The Fork in the Road.
"Two roads diverged in a wood, and I-
I took the one less travelled by,
And that has made all the difference."
Robert Frost, "The Road Not Taken".The other day my Dad and I were discussing "life". Yeah, quite a big subject, really. But it seemed my Dad, after 80 years on the planet, had distilled his view of life down to one governing imperative, and that was that our existence is mostly dictated by chance or coincidence. He dislikes the term "fate" because, he said, for him, it had associations with bad things happening to people. So, he relayed to me how the result of his own very colourful life had been mostly a matter of chance.
Firstly, I should perhaps explain that my Dad has indeed had an eventful existence. Joining the army at 15, he went on to fight in the Korean war. After that, having trained in the army as an engineer, he got various jobs working in that capacity. Employed by people such as "Marconi", his job took him to many different places, and he lived in both Germany and Turkey, as well as spending time in Brazil. In fact, I remember very well the photograph in which you can see my Dad standing atop the Sugarloaf Mountain, sporting a pair of the widest checked flairs you could ever wish to see. In fact, I wonder if he still has that particular pair of brilliant trousers- maybe I could wear them to a fancy dress party.
But, to return to the point, my Dad has often told me stories about how his life could have been so very different. The time, for example, during the Korean war, when he was sitting in a bunker with nothing to do at that particular time, and so was called over to the adjoining shelter by some other soldiers who were playing cards. As my Dad wasn't doing anything, he went over to them to join the game. Five minutes later, a shell hit directly where my Dad had been sitting, completely demolishing that part of the bunker. So, had my Dad not moved over to the others, he would, quite simply, have died. Now, he would perhaps be just another name on a wall somewhere, and I and my brother would not exist. Perhaps less dramatically, but nonetheless important, were times when my Dad turned down jobs, once in Germany, and once, I believe, to go and work in Mauritius. On both these occasions, he explained, had he taken up those positions, life would have been incredibly different. Had he taken the job in Germany, for example, he would perhaps never have met my Mum, and again, me and my brother would not be here.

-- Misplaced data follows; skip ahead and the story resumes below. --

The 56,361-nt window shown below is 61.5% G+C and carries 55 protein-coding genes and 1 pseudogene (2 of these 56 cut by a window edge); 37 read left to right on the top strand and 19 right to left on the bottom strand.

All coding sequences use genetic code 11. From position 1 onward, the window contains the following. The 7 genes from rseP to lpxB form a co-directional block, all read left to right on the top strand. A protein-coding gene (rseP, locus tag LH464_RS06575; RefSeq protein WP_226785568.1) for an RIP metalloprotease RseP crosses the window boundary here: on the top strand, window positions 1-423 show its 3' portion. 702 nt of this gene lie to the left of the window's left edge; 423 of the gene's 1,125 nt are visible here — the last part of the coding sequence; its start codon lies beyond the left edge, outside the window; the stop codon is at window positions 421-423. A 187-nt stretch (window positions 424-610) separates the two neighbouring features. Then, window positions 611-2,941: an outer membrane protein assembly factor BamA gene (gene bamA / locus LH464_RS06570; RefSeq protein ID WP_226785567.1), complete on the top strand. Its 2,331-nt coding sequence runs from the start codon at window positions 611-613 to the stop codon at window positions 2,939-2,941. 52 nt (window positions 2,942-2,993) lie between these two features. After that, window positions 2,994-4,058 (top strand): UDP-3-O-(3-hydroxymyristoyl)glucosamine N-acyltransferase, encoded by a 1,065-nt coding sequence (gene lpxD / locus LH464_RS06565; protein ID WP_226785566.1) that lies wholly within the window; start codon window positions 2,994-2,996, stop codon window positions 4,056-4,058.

All this, inevitably, got me to thinking about my own life, and how things could have been different. Although I have nothing as colourful to relay as is in my Dad's past, I do remember times when only if I had said or done a certain thing, my life could have been wholly changed. Had I only spoken out at certain times, I may well be married by now, with children. And, in terms of my own life, it seems that these would not have been big, dramatic events like in my Dad's, but only very small things, perhaps even just nuances in the way something was explained or said, that could have resulted in a very different existence.
I am reminded, then, of the film "Sliding Doors", in which the character played by Gwyneth Paltrow is seen either missing or catching an underground train in London. From these two different occurrences, the difference between which seems mere chance, two entirely different realities emerge. Similarly, in the recent film, "Source Code", the possibility that such divergent realities can exist is explored.
So, in my alternate reality, there is a man, standing on a beach. He seems deep in thought as he watches the waves of the sea ebb and flow. And then, two young children come up to greet him, and it soon becomes apparent that he is their father. A second later, a woman comes up to him and embraces him in her arms.
OK, so my alternate reality may be a little idealised. But, it seems, we will all face, at some point, that fork in the road. That point at which a decision will be made, or simply something said or done, or not said, or not done, which will ultimately alter our lives and send us down paths the end to which it will be hard to imagine. Take care, then, in this endeavor, for, as the poet Robert Frost stated, it could make "all the difference".